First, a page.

FTX founder Sam Bankman-Fried left a federal courtroom in handcuffs Friday when a judge revoked his bail after concluding that the fallen cryptocurrency wiz had repeatedly tried to influence witnesses against him.
Bankman-Fried drooped his head as Judge Lewis A. Kaplan explained at length why he believed the California man had repeatedly pushed the boundaries of his $250 million bail package to a point that Kaplan could no longer ensure the protection of the community, including prosecutors’ witnesses, unless the 31-year-old was behind bars.
After the hearing ended, Bankman-Fried took off his suit jacket and tie and turned his watch and other personal belongings over to his lawyers. His hands were cuffed in front of him, and marshals then led him from the courtroom.
It was a spectacular fall for a man who prosecutors say portrayed himself as “a savior of the cryptocurrency industry” as he testified before Congress and hired celebrities including Larry David, Tom Brady and Stephen Curry to promote his businesses.
Kaplan said there was probable cause to believe Bankman-Fried had tried to “tamper with witnesses at least twice” since his December arrest, most recently by showing a journalist the private writings of a former girlfriend and key witness against him and in January when he reached out to FTX’s general counsel with an encrypted communication.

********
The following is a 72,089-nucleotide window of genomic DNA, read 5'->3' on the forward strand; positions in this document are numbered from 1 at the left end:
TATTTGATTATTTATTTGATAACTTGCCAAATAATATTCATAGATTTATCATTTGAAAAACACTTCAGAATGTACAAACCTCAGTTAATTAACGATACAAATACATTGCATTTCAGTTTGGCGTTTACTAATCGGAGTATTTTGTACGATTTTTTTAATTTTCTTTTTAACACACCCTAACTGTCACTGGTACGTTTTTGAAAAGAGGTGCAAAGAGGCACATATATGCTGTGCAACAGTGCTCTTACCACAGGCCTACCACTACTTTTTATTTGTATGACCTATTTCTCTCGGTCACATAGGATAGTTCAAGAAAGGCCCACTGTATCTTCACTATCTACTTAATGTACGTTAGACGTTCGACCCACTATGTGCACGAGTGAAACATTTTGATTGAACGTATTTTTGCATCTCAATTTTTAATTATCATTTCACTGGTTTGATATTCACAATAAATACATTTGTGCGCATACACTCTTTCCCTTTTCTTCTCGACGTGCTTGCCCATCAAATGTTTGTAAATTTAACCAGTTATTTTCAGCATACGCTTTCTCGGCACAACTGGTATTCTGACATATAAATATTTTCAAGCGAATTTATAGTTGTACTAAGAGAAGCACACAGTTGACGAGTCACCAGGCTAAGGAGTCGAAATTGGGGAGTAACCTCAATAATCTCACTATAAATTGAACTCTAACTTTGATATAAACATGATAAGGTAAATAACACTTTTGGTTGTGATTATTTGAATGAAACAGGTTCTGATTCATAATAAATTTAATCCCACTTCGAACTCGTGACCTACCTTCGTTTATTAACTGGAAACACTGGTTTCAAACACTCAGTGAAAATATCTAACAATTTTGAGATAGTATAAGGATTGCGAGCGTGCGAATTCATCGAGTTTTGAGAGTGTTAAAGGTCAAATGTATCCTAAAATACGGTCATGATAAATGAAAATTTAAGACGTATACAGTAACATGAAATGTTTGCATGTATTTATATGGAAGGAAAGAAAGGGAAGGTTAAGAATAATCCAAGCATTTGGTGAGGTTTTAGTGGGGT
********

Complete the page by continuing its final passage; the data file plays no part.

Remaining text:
The judge said he concluded there was a probability that Bankman-Fried had tried to influence both anticipated trial witnesses “and quite likely others whose names we don’t even know” to get them to “back off, to have them hedge their cooperation with the government.”
Bankman-Fried’s lawyers insisted that their client’s motives were innocent and he shouldn’t be jailed for trying to protect his reputation against a barrage of unfavorable news stories.
Bankman-Fried was sent for the night to the Metropolitan Detention Center in Brooklyn. He had been under house arrest at his parents’ home in Palo Alto, California, since his December extradition from the Bahamas on charges that he defrauded investors in his businesses and illegally diverted millions of dollars’ worth of cryptocurrency from customers using his FTX exchange.
His bail package severely restricted his internet and phone usage. The judge noted that the strict rules did not stop him from reaching out in January to a top FTX lawyer, saying he “would really love to reconnect and see if there’s a way for us to have a constructive relationship, use each other as resources when possible, or at least vet things with each other.” (VOA)